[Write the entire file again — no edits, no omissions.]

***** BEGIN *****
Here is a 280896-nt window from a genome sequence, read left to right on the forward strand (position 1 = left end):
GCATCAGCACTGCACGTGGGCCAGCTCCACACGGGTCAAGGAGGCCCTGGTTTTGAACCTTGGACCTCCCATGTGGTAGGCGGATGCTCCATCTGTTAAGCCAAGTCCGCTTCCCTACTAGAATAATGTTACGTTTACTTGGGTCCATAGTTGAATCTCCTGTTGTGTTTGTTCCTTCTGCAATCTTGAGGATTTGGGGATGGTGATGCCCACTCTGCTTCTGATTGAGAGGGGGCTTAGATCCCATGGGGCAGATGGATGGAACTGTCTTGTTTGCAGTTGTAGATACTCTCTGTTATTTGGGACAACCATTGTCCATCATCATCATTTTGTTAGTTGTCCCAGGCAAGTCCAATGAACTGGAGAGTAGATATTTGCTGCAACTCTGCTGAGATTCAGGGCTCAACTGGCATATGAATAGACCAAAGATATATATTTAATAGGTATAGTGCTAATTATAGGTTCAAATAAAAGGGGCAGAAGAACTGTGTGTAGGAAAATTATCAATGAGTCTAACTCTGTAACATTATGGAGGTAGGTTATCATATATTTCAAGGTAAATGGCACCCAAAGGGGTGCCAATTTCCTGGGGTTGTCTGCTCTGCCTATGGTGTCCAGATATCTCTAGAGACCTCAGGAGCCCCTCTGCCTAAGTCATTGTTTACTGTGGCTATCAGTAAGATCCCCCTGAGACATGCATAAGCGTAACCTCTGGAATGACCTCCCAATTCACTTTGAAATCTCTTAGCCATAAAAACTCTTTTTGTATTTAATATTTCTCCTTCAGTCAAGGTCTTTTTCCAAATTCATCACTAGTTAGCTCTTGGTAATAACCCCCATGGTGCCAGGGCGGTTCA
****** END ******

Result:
Here is a 280896-nt window from a genome sequence, read left to right on the forward strand (position 1 = left end):
GCATCAGCACTGCACGTGGGCCAGCTCCACACGGGTCAAGGAGGCCCTGGTTTTGAACCTTGGACCTCCCATGTGGTAGGCGGATGCTCCATCTGTTAAGCCAAGTCCGCTTCCCTACTAGAATAATGTTACGTTTACTTGGGTCCATAGTTGAATCTCCTGTTGTGTTTGTTCCTTCTGCAATCTTGAGGATTTGGGGATGGTGATGCCCACTCTGCTTCTGATTGAGAGGGGGCTTAGATCCCATGGGGCAGATGGATGGAACTGTCTTGTTTGCAGTTGTAGATACTCTCTGTTATTTGGGACAACCATTGTCCATCATCATCATTTTGTTAGTTGTCCCAGGCAAGTCCAATGAACTGGAGAGTAGATATTTGCTGCAACTCTGCTGAGATTCAGGGCTCAACTGGCATATGAATAGACCAAAGATATATATTTAATAGGTATAGTGCTAATTATAGGTTCAAATAAAAGGGGCAGAAGAACTGTGTGTAGGAAAATTATCAATGAGTCTAACTCTGTAACATTATGGAGGTAGGTTATCATATATTTCAAGGTAAATGGCACCCAAAGGGGTGCCAATTTCCTGGGGTTGTCTGCTCTGCCTATGGTGTCCAGATATCTCTAGAGACCTCAGGAGCCCCTCTGCCTAAGTCATTGTTTACTGTGGCTATCAGTAAGATCCCCCTGAGACATGCATAAGCGTAACCTCTGGAATGACCTCCCAATTCACTTTGAAATCTCTTAGCCATAAAAACTCTTTTTGTATTTAATATTTCTCCTTCAGTCAAGGTCTTTTTCCAAATTCATCACTAGTTAGCTCTTGGTAATAACCCCCATGGTGCCAGGGCGGTTCA